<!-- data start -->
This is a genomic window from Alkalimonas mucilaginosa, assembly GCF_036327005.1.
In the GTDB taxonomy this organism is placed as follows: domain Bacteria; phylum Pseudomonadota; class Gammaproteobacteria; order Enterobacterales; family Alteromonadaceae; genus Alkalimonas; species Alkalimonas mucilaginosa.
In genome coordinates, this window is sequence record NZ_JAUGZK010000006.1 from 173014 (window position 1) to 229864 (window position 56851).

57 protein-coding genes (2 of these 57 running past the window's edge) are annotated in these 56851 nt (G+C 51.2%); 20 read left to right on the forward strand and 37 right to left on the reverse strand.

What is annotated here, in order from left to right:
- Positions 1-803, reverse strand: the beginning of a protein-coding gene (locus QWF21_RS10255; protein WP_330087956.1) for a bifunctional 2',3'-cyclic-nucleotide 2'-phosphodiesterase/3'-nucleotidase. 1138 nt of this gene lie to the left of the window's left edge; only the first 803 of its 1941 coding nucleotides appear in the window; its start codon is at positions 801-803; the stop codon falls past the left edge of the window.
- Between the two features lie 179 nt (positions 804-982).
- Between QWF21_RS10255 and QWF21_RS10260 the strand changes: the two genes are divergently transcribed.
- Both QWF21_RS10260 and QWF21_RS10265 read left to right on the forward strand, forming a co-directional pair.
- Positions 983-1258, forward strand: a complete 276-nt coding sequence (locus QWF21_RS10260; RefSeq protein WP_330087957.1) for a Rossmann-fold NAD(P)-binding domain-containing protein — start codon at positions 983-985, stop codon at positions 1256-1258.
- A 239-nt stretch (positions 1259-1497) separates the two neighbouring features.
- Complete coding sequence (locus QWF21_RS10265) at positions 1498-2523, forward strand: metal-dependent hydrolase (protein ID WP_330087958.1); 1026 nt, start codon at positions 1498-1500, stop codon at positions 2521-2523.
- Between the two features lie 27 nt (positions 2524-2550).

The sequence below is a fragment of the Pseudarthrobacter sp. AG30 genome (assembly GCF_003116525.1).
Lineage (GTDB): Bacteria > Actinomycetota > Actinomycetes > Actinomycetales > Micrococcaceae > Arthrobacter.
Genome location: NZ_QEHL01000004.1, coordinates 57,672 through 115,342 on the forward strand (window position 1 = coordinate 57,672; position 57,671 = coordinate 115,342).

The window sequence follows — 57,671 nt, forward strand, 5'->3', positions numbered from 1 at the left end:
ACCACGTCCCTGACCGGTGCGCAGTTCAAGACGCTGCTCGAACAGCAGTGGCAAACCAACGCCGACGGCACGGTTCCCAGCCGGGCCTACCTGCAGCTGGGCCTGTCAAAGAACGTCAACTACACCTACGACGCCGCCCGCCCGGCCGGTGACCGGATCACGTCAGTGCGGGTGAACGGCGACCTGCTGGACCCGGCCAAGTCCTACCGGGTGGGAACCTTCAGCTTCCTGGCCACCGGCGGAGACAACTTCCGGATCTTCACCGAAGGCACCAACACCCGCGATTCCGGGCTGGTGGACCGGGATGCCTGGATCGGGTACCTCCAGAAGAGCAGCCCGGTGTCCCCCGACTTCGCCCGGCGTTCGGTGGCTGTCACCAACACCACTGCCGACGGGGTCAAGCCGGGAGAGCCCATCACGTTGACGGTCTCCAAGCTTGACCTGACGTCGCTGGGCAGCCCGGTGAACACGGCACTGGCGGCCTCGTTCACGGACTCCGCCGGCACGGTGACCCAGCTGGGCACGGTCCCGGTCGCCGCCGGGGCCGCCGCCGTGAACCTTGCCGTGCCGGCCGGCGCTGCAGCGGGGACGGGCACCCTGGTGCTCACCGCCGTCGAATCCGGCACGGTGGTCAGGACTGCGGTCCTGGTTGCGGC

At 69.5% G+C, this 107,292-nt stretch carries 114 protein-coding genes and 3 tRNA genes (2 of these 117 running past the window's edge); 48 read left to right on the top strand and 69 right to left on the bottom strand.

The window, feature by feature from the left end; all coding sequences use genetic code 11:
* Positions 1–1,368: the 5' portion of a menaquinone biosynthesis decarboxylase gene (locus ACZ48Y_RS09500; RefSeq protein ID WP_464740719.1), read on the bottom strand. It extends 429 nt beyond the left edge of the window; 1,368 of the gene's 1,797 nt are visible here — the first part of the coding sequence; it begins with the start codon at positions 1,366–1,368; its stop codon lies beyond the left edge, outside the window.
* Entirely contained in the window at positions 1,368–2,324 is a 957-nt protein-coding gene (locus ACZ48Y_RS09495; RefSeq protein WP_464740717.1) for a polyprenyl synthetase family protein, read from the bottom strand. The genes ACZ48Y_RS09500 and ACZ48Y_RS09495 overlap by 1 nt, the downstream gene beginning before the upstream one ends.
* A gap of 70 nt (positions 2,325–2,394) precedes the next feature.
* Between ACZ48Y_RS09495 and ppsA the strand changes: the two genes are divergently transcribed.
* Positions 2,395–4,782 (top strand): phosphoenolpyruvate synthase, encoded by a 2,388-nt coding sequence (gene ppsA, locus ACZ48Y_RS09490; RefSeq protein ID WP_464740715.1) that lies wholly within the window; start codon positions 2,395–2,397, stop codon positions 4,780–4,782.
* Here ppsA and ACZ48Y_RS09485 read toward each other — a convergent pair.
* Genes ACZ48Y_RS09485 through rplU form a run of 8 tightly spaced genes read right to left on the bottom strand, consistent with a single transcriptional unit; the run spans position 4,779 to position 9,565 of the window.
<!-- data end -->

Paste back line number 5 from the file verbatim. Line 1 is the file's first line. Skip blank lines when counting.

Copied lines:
What is annotated here, in order from left to right: